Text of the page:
A nightmare on repeat – India is running out of oxygen again

Twenty-five families in India’s capital Delhi woke up to the news on Friday morning that someone they loved had died in the city’s Sir Ganga Ram hospital, reportedly because corona-virus patients could not get enough oxygen.The hospital’s medical director said a severe shortfall had slowed the flow of oxygen to 25 of the sickest patients, who needed a high pressure, stable supply.

The tragedy came at the end of a week where several major hospitals in Delhi have repeatedly come close to running out of oxygen, which can help patients with the virus who need support with their breathing stay alive.On Tuesday, it took a desperate public plea from the chief minister and an intervention from the high court for the Indian central government to organise a late-night refill.An oxygen tanker eventually arrived at Sir Ganga Ram hospital on Friday morning, shortly after a dire warning that 60 more patients were on the verge of death.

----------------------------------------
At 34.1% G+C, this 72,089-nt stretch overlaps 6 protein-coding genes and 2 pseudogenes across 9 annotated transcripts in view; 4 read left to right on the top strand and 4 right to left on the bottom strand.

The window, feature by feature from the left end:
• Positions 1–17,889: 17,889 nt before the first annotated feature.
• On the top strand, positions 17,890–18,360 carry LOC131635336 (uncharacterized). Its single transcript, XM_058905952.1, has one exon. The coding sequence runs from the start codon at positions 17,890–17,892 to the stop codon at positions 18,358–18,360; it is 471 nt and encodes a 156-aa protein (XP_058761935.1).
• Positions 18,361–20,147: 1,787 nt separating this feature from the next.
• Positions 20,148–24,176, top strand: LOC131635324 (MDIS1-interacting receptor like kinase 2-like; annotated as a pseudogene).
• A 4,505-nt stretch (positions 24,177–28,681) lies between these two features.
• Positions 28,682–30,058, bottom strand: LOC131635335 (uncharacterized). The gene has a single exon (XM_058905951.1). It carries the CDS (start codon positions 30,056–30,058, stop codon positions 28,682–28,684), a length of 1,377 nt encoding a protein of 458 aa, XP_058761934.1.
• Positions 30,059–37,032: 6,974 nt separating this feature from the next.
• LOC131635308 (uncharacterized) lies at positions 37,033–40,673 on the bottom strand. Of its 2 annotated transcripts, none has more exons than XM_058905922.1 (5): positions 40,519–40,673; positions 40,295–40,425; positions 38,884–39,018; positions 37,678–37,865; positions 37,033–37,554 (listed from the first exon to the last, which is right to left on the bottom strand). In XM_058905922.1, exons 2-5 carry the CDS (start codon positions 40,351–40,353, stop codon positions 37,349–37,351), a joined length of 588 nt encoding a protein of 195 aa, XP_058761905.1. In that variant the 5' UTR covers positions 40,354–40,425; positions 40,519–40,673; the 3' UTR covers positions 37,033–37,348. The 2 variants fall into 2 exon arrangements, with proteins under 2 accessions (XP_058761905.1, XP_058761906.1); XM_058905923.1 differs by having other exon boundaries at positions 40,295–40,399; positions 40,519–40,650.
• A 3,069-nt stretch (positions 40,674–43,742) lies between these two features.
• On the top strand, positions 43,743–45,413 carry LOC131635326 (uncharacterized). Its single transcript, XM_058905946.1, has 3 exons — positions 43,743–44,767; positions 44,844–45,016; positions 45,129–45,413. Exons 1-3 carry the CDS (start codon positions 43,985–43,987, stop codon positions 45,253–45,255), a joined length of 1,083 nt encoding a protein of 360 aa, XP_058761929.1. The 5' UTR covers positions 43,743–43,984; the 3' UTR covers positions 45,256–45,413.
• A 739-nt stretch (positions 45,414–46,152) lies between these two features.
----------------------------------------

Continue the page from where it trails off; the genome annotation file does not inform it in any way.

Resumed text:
But India’s rising wave of cases is pushing its healthcare system to the brink – from the country’s richest cities to its remotest corners.Maharashtra and Gujarat in the west, Haryana in the north, and Madhya Pradesh in central India are all facing an oxygen shortage.In the northern state of Uttar Pradesh, some hospitals have put “oxygen out of stock” boards outside, and in the state capital Lucknow hospitals have asked patients to move elsewhere.

Smaller hospitals and nursing homes in Delhi are doing the same. Desperate relatives in several cities are lining up outside oxygen refilling centres. One plant in the southern city of Hyderabad hired bouncers to manage the crowd.

Many stricken with coronavirus are dying while they wait. Hospitals are struggling to accommodate breathless patients, or even keep alive those who were lucky enough to find a bed. Social media feeds and WhatsApp groups are full of frantic pleas for oxygen cylinders.

For a week, India has been reliving this nightmare on repeat, waiting for the terrifying moment when there is no oxygen left at all.

By: Maria Daisy Alexander [8 Alpha]

*************